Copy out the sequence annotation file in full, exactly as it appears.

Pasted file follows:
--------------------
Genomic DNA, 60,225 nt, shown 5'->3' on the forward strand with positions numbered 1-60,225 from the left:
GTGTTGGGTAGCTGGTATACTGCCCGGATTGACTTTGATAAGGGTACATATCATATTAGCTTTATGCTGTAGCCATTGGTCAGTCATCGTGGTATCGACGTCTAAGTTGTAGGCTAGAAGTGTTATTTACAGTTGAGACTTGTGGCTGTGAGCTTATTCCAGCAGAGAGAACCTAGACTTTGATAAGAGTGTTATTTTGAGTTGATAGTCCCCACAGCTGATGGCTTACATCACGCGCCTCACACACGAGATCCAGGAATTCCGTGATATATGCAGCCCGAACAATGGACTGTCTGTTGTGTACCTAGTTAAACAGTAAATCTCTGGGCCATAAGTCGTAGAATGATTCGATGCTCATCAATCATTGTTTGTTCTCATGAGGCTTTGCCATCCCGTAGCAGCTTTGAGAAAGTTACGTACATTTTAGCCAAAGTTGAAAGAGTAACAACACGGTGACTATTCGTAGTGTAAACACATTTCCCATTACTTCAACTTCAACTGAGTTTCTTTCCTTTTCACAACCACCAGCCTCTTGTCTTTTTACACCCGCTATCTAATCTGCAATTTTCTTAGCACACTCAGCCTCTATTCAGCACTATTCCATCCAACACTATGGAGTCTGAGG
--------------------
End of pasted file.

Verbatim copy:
Genomic DNA, 60,225 nt, shown 5'->3' on the forward strand with positions numbered 1-60,225 from the left:
GTGTTGGGTAGCTGGTATACTGCCCGGATTGACTTTGATAAGGGTACATATCATATTAGCTTTATGCTGTAGCCATTGGTCAGTCATCGTGGTATCGACGTCTAAGTTGTAGGCTAGAAGTGTTATTTACAGTTGAGACTTGTGGCTGTGAGCTTATTCCAGCAGAGAGAACCTAGACTTTGATAAGAGTGTTATTTTGAGTTGATAGTCCCCACAGCTGATGGCTTACATCACGCGCCTCACACACGAGATCCAGGAATTCCGTGATATATGCAGCCCGAACAATGGACTGTCTGTTGTGTACCTAGTTAAACAGTAAATCTCTGGGCCATAAGTCGTAGAATGATTCGATGCTCATCAATCATTGTTTGTTCTCATGAGGCTTTGCCATCCCGTAGCAGCTTTGAGAAAGTTACGTACATTTTAGCCAAAGTTGAAAGAGTAACAACACGGTGACTATTCGTAGTGTAAACACATTTCCCATTACTTCAACTTCAACTGAGTTTCTTTCCTTTTCACAACCACCAGCCTCTTGTCTTTTTACACCCGCTATCTAATCTGCAATTTTCTTAGCACACTCAGCCTCTATTCAGCACTATTCCATCCAACACTATGGAGTCTGAGG